About this iReport
  • Not verified by CNN

  • Click to view DougKuntz's profile
    Posted December 23, 2012 by
    Queens, New York
    This iReport is part of an assignment:
    'Superstorm' Sandy: Your stories

    DougKuntz and 14 other iReporters contributed to Open Story: Sandy's damage across the East Coast
    More from DougKuntz

    Miriam Eisenstein describes Hurricane Sandy, a storm that continues to follow her, and thousands like her to this day.

    December 23,2012
    I was asked by a woman I met in front of the warming tent at St. Francis on December 17th if I would be so kind to check on a 93 year old young lady who was evacuated from The Bell Harbor Manor on the morning after the storm.She had been moved around a few times, first to the Armory in Brooklyn, then to The old Creedmoor Psychiatric Center, in Queens village.
    I took my friend, Linda K. Alpern,R.N. with me, not knowing if I would be allowed to visit her on my own, so having a nurse to check on her seemed like a good move.
    Inside the gates of Creedmoor, you can feel the age old energy of a thousand horrible things that happened to patients there decades ago.
    We were allowed in, and Miriam Eisenstein-Drachler, after a half hour wait came down to meet us.
    We took her in a common room filled with psychiatric patients, who for the most part, were not out of control, although, for some, that sounded like a heartbeat away.
    We found a little corner where I could stash her, and pull out the camera that I had hidden in Linda's nurses bag.
    She told me her life story, in a condensed 19 minutes, which I videotaped, and we asked her enough questions about how she was being treated, to believe that she was ok there, at least for now.
    During the past week, I have gone to Creedmoor to check on her 3 times. She, like many Sandy Survivors, is a woman with very limited financial resources.She basically has nothing but the clothes on her back, and the book that she is reading. She sleeps in a cot, as there is no bed. All of her belongings are still back at Bell Harbor Manor.
    On my first visit,I asked her if there is anything that she needed.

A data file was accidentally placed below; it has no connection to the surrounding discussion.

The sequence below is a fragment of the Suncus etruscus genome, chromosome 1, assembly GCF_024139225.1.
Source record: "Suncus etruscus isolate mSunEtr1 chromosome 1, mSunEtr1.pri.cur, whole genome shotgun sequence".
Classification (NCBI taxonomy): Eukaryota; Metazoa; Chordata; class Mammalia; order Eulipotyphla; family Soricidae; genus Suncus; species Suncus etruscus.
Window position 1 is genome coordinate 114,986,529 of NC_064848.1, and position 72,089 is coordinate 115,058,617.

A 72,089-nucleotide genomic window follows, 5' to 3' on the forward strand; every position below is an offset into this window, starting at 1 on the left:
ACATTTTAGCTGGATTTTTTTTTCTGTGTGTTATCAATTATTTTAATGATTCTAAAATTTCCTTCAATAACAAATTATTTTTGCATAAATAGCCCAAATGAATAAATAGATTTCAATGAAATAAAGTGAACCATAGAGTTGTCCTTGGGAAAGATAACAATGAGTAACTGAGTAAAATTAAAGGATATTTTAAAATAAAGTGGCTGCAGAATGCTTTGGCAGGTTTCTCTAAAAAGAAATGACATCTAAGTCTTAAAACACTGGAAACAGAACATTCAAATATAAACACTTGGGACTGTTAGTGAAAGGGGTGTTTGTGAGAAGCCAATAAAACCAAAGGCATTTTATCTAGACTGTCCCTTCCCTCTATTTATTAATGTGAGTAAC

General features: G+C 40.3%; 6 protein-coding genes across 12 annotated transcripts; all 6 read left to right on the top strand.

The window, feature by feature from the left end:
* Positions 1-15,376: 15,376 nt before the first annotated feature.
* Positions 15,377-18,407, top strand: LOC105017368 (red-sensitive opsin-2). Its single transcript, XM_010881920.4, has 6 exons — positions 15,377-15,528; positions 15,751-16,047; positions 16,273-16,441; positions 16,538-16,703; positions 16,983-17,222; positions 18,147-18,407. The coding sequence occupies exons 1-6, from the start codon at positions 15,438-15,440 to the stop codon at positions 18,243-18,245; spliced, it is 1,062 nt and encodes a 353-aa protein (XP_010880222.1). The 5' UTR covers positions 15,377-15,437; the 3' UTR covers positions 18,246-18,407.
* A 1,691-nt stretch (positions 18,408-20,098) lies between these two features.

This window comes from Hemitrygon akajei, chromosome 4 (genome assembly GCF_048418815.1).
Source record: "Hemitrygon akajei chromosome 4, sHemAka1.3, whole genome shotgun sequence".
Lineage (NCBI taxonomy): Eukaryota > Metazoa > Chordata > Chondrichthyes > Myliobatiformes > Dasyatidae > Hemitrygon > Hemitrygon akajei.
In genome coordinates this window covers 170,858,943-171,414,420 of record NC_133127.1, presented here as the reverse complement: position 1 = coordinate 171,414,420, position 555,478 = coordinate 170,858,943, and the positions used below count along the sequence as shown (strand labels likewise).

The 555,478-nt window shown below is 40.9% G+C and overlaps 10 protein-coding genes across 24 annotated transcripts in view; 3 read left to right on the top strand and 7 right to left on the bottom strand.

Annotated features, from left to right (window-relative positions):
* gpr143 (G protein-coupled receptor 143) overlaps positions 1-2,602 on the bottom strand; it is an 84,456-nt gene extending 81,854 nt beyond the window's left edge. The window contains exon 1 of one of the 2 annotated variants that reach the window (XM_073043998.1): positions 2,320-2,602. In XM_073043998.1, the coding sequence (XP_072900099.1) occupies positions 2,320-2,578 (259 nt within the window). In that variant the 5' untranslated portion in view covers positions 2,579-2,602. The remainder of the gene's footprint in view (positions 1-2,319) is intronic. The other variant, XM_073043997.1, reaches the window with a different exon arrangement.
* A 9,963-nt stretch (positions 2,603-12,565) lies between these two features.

Her only request was one pair of Panty Hose.
    On my second, and third visit, I brought her a few personal items, that she was reluctant to accept.
    She like many other Sandy Survivors, is holding on to her pride, in a world that has literally washed everything else out the front door.
    It is tearing a hole in my heart that Miriam Eisenstein is living at Creedmoor, and that over ten thousand people appear to still be without power and heat in Rockaway alone.
    Please watch this video. It's long, but not that long.
    Listen to this incredible woman talk about coming to America 80 some years ago,
    and know that this is the same America that in many ways, is turning a blind eye to her, and tens of thousands of others who have survived Sandy.
    If I had the financial means to help her, I would drive to Creedmoor today and get her the hell out of there, but I do not.
    So this 18 minute film is my public plea for someone, anyone, to find her a place for perhaps a month,
    before she is able to return to The Bell Harbor Manor.
    She is self-sufficient or does she need nursing care.
    I asked her if I could get her a place to stay, what would be her requirements.
    This is what she said-
    "My only requirement for living now is that I would be able to eat Kosher meals, and stay in a place that had a sense of community."
    Christmas Eve is tomorrow, so if anyone can step up to the plate on this, my contact information is on my website-www.dougkuntz.com

    Merry Christmas………….

    Add your Story Add your Story